Thomas à Kempis. (b. 1379 or 1380, d. 1471). The Imitation of Christ.
The Harvard Classics. 190914.
Book II: Admonitions Concerning the Inner Life
XI. Of the Fewness of those who love the Cross of Jesus
JESUS hath many lovers of His heavenly kingdom, but few bearers of His Cross. He hath many seekers of comfort, but few of tribulation. He findeth many companions of His table, but few of His fasting. All desire to rejoice with Him, few are willing to undergo anything for His sake. Many follow Jesus that they may eat of His loaves, but few that they may drink of the cup of His passion. Many are astonished at His Miracles, few follow after the shame of His Cross. Many love Jesus so long as no adversities happen to them. Many praise Him and bless Him, so long as they receive any comforts from Him. But if Jesus hide Himself and withdraw from them a little while, they fall either into complaining or into too great dejection of mind.
2. But they who love Jesus for Jesus sake, and not for any consolation of their own, bless Him in all tribulation and anguish of heart as in the highest consolation. And if He should never give them consolation, nevertheless they would always praise Him and always give Him thanks.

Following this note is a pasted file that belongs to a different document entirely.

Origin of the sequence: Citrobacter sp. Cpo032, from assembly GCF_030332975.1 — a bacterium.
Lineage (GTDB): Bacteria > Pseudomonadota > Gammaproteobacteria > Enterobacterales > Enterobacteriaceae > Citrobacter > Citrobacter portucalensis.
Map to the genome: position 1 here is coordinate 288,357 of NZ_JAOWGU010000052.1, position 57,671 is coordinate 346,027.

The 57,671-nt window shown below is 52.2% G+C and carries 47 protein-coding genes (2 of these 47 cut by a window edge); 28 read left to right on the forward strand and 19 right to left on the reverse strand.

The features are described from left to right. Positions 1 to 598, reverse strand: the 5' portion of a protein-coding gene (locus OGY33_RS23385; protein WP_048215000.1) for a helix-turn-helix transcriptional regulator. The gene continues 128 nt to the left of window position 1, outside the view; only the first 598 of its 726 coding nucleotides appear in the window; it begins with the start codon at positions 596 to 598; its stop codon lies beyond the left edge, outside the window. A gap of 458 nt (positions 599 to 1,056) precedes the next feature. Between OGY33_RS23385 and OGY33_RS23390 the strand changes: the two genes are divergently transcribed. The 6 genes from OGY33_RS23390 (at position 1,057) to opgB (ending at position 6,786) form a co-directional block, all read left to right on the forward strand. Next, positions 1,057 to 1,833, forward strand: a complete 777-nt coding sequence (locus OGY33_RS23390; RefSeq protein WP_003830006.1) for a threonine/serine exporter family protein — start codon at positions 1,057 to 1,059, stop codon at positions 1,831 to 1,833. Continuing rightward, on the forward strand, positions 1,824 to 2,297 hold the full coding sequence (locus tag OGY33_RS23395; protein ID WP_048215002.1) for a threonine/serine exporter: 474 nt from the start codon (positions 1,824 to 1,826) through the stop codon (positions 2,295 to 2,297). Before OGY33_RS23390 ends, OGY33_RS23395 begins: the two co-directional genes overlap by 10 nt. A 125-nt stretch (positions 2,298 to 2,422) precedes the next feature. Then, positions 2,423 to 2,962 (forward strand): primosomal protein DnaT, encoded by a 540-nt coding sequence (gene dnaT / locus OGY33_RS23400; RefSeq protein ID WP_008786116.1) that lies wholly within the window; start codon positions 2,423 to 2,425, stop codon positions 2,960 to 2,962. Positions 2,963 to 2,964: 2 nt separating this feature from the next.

3. Oh what power hath the pure love of Jesus, unmixed with any gain or love of self! Should not all they be called mercenary who are always seeking consolations? Do they not prove themselves lovers of self more than of Christ who are always seeking their own gain and advantage? Where shall be found one who is willing to serve God altogether for nought?
4. Rarely is any one found so spiritual as to be stripped of all selfish thoughts, for who shall find a man truly poor in spirit and free of all created things? His value is from afar, yea from the ends of the earth. A man may give away all his goods, yet that is nothing; and if he do many deeds of penitence, yet that is a small thing; and though he understand all knowledge, yet that is afar off; and if he have great virtue and zealous devotion, yet much is lacking unto him, yea, one thing which is the most necessary to him of all. What is it then? That having given up all things besides, he give up himself and go forth from himself utterly, and retain nothing of self-love; and having done all things which he knoweth to be his duty to do, that he feel that he hath done nothing. Let him not reckon that much which might be much esteemed, but let him pronounce himself to be in truth an unprofitable servant, as the Truth Himself saith, When ye have done all things that are commanded you, say, we are unprofitable servants.1 Then may he be truly poor and naked in spirit, and be able to say with the Prophet, As for me, I am poor and needy.2 Nevertheless, no man is richer than he, no man stronger, no man freer. For he knoweth both how to give up himself and all things, and how to be lowly in his own eyes.